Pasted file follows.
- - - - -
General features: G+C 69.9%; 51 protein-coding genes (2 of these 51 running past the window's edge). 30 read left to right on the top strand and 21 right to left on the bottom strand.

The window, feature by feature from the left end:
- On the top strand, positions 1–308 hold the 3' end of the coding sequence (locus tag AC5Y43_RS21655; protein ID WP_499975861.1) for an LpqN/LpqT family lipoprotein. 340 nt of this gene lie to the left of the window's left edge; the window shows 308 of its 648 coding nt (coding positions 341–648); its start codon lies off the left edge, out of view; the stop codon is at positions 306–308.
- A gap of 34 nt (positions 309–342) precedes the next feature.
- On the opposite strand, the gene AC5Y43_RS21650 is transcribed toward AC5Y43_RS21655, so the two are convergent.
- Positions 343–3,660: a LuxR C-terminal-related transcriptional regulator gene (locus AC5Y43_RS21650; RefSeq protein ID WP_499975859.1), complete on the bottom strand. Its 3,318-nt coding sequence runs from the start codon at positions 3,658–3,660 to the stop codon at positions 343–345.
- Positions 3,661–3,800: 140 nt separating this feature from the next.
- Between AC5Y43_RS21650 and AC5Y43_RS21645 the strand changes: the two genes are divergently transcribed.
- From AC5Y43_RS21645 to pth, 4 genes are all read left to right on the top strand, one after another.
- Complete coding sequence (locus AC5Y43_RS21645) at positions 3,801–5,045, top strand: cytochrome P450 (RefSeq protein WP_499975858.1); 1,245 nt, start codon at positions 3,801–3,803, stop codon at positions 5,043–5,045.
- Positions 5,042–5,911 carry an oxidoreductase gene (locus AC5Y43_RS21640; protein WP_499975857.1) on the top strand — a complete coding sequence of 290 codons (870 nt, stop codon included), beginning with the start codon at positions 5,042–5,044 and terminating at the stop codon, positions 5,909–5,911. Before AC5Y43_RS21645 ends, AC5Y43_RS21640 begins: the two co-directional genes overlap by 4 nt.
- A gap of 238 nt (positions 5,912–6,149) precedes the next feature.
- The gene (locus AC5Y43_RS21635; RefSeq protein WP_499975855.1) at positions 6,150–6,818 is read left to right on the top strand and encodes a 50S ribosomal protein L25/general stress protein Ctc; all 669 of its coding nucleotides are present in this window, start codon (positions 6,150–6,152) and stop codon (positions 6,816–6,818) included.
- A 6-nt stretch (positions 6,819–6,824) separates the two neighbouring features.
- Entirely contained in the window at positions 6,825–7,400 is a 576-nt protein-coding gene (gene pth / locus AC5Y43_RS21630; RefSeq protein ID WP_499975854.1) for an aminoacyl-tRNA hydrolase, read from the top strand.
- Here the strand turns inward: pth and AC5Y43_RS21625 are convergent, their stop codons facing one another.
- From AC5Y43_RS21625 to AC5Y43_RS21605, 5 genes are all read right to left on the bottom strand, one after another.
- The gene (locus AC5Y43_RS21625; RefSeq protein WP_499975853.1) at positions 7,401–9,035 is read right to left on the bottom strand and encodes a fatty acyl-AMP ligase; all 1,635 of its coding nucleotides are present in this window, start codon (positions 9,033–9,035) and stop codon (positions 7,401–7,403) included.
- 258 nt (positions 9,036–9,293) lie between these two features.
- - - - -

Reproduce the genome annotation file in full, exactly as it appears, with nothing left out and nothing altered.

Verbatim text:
General features: G+C 69.9%; 51 protein-coding genes (2 of these 51 running past the window's edge). 30 read left to right on the top strand and 21 right to left on the bottom strand.

The window, feature by feature from the left end:
- On the top strand, positions 1–308 hold the 3' end of the coding sequence (locus tag AC5Y43_RS21655; protein ID WP_499975861.1) for an LpqN/LpqT family lipoprotein. 340 nt of this gene lie to the left of the window's left edge; the window shows 308 of its 648 coding nt (coding positions 341–648); its start codon lies off the left edge, out of view; the stop codon is at positions 306–308.
- A gap of 34 nt (positions 309–342) precedes the next feature.
- On the opposite strand, the gene AC5Y43_RS21650 is transcribed toward AC5Y43_RS21655, so the two are convergent.
- Positions 343–3,660: a LuxR C-terminal-related transcriptional regulator gene (locus AC5Y43_RS21650; RefSeq protein ID WP_499975859.1), complete on the bottom strand. Its 3,318-nt coding sequence runs from the start codon at positions 3,658–3,660 to the stop codon at positions 343–345.
- Positions 3,661–3,800: 140 nt separating this feature from the next.
- Between AC5Y43_RS21650 and AC5Y43_RS21645 the strand changes: the two genes are divergently transcribed.
- From AC5Y43_RS21645 to pth, 4 genes are all read left to right on the top strand, one after another.
- Complete coding sequence (locus AC5Y43_RS21645) at positions 3,801–5,045, top strand: cytochrome P450 (RefSeq protein WP_499975858.1); 1,245 nt, start codon at positions 3,801–3,803, stop codon at positions 5,043–5,045.
- Positions 5,042–5,911 carry an oxidoreductase gene (locus AC5Y43_RS21640; protein WP_499975857.1) on the top strand — a complete coding sequence of 290 codons (870 nt, stop codon included), beginning with the start codon at positions 5,042–5,044 and terminating at the stop codon, positions 5,909–5,911. Before AC5Y43_RS21645 ends, AC5Y43_RS21640 begins: the two co-directional genes overlap by 4 nt.
- A gap of 238 nt (positions 5,912–6,149) precedes the next feature.
- The gene (locus AC5Y43_RS21635; RefSeq protein WP_499975855.1) at positions 6,150–6,818 is read left to right on the top strand and encodes a 50S ribosomal protein L25/general stress protein Ctc; all 669 of its coding nucleotides are present in this window, start codon (positions 6,150–6,152) and stop codon (positions 6,816–6,818) included.
- A 6-nt stretch (positions 6,819–6,824) separates the two neighbouring features.
- Entirely contained in the window at positions 6,825–7,400 is a 576-nt protein-coding gene (gene pth / locus AC5Y43_RS21630; RefSeq protein ID WP_499975854.1) for an aminoacyl-tRNA hydrolase, read from the top strand.
- Here the strand turns inward: pth and AC5Y43_RS21625 are convergent, their stop codons facing one another.
- From AC5Y43_RS21625 to AC5Y43_RS21605, 5 genes are all read right to left on the bottom strand, one after another.
- The gene (locus AC5Y43_RS21625; RefSeq protein WP_499975853.1) at positions 7,401–9,035 is read right to left on the bottom strand and encodes a fatty acyl-AMP ligase; all 1,635 of its coding nucleotides are present in this window, start codon (positions 9,033–9,035) and stop codon (positions 7,401–7,403) included.
- 258 nt (positions 9,036–9,293) lie between these two features.